Following the decision by President George W. Bush to establish a command to oversee all U.S. military activities in Africa, USAFRICOM began to organize as a sub-unified command of U.S. European Command. The reduction of U.S. military forces stationed in Europe made space available for a headquarters in Stuttgart, Germany. U.S. European, Central, and Pacific Commands (which previously held this responsibility for different parts of the continent) transferred their missions to USAFRICOM. Because of the relationship between security, development, and diplomacy, the designers of the new command included management and staff members from the Department of State, U.S. Agency for International Development (USAID), Department of Treasury, and other U.S. government agencies involved in Africa.
On Oct. 1, USAFRICOM became a full-fledged command. Service components aligned under USAFRICOM (U.S. Army Africa, U.S. Naval Forces Europe and Africa, U.S. Air Forces Europe and Africa, U.S. Marine Corps Forces Europe and Africa, and Special Operations Command Africa) provided the Soldiers, Sailors, Airmen, and Marines to perform missions the new command assigned to them. Combined Joint Task Force – Horn of Africa, established in 2002, also transferred to USAFRICOM and continued its mission to strengthen the operational and institutional capabilities of East African partner nation militaries from a forward operating site in Djibouti.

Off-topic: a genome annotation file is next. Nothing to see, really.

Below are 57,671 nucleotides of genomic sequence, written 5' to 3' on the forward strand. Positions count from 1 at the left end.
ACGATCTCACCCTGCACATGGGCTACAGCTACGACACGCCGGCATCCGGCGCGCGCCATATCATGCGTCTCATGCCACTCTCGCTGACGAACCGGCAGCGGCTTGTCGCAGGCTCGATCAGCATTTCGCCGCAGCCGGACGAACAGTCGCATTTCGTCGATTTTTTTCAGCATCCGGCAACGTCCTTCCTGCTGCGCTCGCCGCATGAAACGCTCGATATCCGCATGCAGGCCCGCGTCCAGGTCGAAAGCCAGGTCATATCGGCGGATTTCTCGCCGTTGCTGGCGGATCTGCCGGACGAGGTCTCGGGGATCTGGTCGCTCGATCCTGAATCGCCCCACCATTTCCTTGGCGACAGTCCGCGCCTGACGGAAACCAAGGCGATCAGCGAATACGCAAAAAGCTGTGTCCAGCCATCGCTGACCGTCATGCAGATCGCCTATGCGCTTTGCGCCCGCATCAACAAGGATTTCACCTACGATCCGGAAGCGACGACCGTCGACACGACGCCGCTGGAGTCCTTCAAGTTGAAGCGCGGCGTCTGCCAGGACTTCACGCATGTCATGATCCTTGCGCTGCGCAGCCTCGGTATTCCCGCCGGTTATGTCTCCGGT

The U.S. government announced the creation of USAFRICOM abruptly, and the first leaders of the new command engaged with African officials to allay their concerns. Offices of Security Cooperation increased from 9 to 40. By 2015 the number of Defense Attachés increased to better manage security cooperation programs in Africa.
While Combined Joint Task Force – Horn of Africa began to support international efforts to combat piracy off the coast of Somalia, USAFRICOM continued other maritime activities the United States had started before the creation of the new command. U.S. Naval Forces Europe and Africa facilitated exercises and security cooperation programs designed to improve maritime safety and security in Africa, especially in the Gulf of Guinea.
Through the USAFRICOM joint exercise program, U.S. forces continued to train with partner nations to increase the capability of African defense institutions to address regional security challenges. The ACCORD series, for example, focused on countries contributing forces to United Nations and African Union peace support operations, in which African forces increasingly shouldered the burden. The exercise program evolved under USAFRICOM. Events become fewer in number and more regional in focus, and host nations welcomed the participation of an ever-larger number of countries and international organizations. All participants benefited. The ongoing series of Medical Readiness Training Exercises allowed U.S. personnel, for example, to work with African medical professionals in remote areas.